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Sep 30, 2008 11:07 PM

am i the only one who hates recipies?

I love cookbooks but too often recipies are followed verbatem. Food is personal. A list of recommended ingretients sure but table spoons, tea spoons, ounces...that noise is for pastry chefs. (sorry pastry chefs). Can we all cook with whatever is fresh and available. can we all stop measuring and cook from the heart. After all the chef who wrote the recipe didn't follow a recipe so why should we?

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  1. Well, usually I think of recipes as a general guideline. Yes, there's usually tablespoons, teaspoons, ounces, but then again, a lot of people that cook at home aren't necessarily knowledgeable to know the right proportions of ingredients. You can tweak recipes, certainly, even combine a few of them together (that's what my dad usually does when he "follows" a recipe, gets a few recipes, then uses them as a base), but you at least need some sort of starting point. I watch those commercials for Food Network where they just say the ingredients, but no measurements whatsoever, and I have no idea how much I would use, and I'm pretty sure I'm not the only one out there with that little problem.

    So in short, I agree, boo to following recipes verbatim, but yay for them existing, so we can tweak them. After all, you can't bend the rules if there aren't any to bend :P

    1. I, too, look at several recipes for the same thing and then combine elements of those recipes. But I agree, if you are not a very experienced cook you have to start somewhere. Baking is not as forgiving - it's chemistry.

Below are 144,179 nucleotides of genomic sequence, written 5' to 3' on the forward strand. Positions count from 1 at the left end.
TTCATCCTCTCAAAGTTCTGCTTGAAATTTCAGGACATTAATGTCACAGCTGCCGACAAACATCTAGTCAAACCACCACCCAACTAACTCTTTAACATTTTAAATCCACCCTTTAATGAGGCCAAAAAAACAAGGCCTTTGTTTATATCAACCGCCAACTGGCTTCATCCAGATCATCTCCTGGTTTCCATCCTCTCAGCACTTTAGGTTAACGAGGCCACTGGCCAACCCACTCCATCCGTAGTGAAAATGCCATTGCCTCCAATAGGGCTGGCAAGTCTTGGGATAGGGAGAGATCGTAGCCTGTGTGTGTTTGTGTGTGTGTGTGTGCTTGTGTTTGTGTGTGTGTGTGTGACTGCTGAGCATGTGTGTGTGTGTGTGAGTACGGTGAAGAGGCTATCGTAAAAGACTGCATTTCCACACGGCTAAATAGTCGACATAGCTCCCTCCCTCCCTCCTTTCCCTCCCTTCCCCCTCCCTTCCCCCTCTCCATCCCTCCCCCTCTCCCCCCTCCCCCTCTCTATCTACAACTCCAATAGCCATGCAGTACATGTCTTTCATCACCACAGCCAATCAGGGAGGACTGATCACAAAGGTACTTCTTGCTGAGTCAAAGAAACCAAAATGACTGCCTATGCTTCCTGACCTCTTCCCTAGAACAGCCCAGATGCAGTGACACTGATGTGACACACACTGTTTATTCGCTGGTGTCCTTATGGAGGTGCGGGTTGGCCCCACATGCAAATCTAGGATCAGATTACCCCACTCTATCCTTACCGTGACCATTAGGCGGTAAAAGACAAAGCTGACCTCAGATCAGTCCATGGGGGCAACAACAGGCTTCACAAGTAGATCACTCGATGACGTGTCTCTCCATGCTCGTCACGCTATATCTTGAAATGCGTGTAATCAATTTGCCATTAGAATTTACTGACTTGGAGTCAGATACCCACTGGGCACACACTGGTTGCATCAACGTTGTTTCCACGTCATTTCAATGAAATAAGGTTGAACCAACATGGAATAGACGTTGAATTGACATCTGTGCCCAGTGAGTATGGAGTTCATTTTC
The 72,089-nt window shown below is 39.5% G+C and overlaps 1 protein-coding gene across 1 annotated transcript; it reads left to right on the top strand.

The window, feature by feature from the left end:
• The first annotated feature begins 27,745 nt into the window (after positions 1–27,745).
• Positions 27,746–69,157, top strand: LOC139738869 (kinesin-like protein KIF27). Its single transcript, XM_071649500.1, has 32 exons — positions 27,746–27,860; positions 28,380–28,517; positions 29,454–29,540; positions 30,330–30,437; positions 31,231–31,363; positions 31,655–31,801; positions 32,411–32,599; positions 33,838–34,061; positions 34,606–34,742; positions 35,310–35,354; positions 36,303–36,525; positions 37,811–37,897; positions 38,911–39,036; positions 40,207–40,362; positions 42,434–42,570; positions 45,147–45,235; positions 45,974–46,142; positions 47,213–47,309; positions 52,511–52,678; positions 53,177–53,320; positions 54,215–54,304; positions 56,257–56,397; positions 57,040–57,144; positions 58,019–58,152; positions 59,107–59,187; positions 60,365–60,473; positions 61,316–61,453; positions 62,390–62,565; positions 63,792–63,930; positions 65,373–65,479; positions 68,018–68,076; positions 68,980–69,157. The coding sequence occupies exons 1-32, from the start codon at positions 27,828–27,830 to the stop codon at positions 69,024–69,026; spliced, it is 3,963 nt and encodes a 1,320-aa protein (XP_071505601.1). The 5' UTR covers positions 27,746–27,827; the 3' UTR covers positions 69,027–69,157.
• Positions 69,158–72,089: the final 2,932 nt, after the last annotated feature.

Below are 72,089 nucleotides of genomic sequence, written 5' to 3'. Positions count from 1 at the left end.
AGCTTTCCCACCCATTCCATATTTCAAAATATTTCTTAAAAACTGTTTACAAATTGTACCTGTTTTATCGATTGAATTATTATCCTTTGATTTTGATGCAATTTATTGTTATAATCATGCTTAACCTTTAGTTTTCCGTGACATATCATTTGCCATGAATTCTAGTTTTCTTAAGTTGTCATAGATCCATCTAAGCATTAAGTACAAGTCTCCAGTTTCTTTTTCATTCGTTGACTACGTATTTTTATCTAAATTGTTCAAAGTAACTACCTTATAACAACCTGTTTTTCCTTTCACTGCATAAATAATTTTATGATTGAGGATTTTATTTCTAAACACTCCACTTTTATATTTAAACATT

1 Reply
      1. re: serious

        agree totally. I look at several recipes to get the basic idea and to see how they differ. I rarely follow a recipe verbatim. Baking can be a little forgiving if you know the chemistry. I don't bake often.

      2. There are many very talented food writers, cooks and teachers who create recipes that give general amounts and teach people to cook by feel - these are still recipes. Generally the more skill and experience you have the less you need to follow precise instructions and measurements, but it is tough to develop the feel without following instructions first.

        The cooking/baking thing is a false is chemistry just as much as baking is, and some baked cakes and breads are much more forgiving than stove top balances of acid/sweet, protein and temperature.

        2 Replies
        1. re: pepper_mil

          Thank you! Making a roux or a marinade relies just as much on proportion of ingredients as lots of baked recipes do. I have always found that adage about the difference between cooking and baking to be completely incorrect.

          1. re: pepper_mil

            ok I made the "that noise is for pastry chefs" comment because I thought it was funny...I still do. Sorry if I made anyone too upset. I actually bake a ton. Mostly by feel. I really encourage anyone who is shackled to recipies to simply cook more often. those chains are easily broken with experience. "stove top balances of acid and sweet protein and temp." Seriously? Taste, watch and smell. Words on a page don't know what is happening in my kitchen in front of me like I do. 20 min on high? What btu? 1 cup flour? how humid is it outside? 1 t lemon juice I prefer more plus as i said before the chef who wrote the recipe didn't put 1t of lemon into his or her's they tasted it adjusted it and then guessed how much they used when they wrote it down for us.

          2. I'm a buy sales and clean -out-the- fridge kinda cook. I too read recipes (Oid and prefer books to video screen) and then play with it. This is why I hesitate to post recipes, mine are so inexact. Last night made a Massaman curry; had garden cabbage and cauliflower in fridge, threw that in too.
            On the other hand, I don't mess much w/ New Mexican food recipes, when I use them.

            1. I know a lot of people (myself included) who love cookbooks but rarely or never follow a recipe verbatim. I think you're preaching to the converted here!

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